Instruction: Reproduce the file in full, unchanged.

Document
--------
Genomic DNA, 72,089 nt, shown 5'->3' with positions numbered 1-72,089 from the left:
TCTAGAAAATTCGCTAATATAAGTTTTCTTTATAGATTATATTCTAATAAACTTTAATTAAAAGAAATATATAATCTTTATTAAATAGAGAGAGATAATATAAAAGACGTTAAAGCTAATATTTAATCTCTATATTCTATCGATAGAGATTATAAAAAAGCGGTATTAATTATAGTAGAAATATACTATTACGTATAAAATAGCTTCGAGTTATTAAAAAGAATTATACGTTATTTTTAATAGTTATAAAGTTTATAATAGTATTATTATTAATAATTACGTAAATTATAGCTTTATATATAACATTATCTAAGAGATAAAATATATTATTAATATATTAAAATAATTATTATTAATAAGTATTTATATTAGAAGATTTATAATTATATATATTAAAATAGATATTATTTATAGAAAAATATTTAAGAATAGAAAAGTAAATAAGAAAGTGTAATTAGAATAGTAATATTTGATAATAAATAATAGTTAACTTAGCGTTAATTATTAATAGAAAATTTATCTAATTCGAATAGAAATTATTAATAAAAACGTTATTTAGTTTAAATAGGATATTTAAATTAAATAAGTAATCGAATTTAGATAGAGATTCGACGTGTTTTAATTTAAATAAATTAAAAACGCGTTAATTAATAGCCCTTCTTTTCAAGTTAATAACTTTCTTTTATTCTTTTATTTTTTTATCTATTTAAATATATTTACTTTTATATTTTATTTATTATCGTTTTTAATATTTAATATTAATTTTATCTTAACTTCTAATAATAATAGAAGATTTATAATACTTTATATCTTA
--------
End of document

Genomic DNA, 72,089 nt, shown 5'->3' with positions numbered 1-72,089 from the left:
TCTAGAAAATTCGCTAATATAAGTTTTCTTTATAGATTATATTCTAATAAACTTTAATTAAAAGAAATATATAATCTTTATTAAATAGAGAGAGATAATATAAAAGACGTTAAAGCTAATATTTAATCTCTATATTCTATCGATAGAGATTATAAAAAAGCGGTATTAATTATAGTAGAAATATACTATTACGTATAAAATAGCTTCGAGTTATTAAAAAGAATTATACGTTATTTTTAATAGTTATAAAGTTTATAATAGTATTATTATTAATAATTACGTAAATTATAGCTTTATATATAACATTATCTAAGAGATAAAATATATTATTAATATATTAAAATAATTATTATTAATAAGTATTTATATTAGAAGATTTATAATTATATATATTAAAATAGATATTATTTATAGAAAAATATTTAAGAATAGAAAAGTAAATAAGAAAGTGTAATTAGAATAGTAATATTTGATAATAAATAATAGTTAACTTAGCGTTAATTATTAATAGAAAATTTATCTAATTCGAATAGAAATTATTAATAAAAACGTTATTTAGTTTAAATAGGATATTTAAATTAAATAAGTAATCGAATTTAGATAGAGATTCGACGTGTTTTAATTTAAATAAATTAAAAACGCGTTAATTAATAGCCCTTCTTTTCAAGTTAATAACTTTCTTTTATTCTTTTATTTTTTTATCTATTTAAATATATTTACTTTTATATTTTATTTATTATCGTTTTTAATATTTAATATTAATTTTATCTTAACTTCTAATAATAATAGAAGATTTATAATACTTTATATCTTA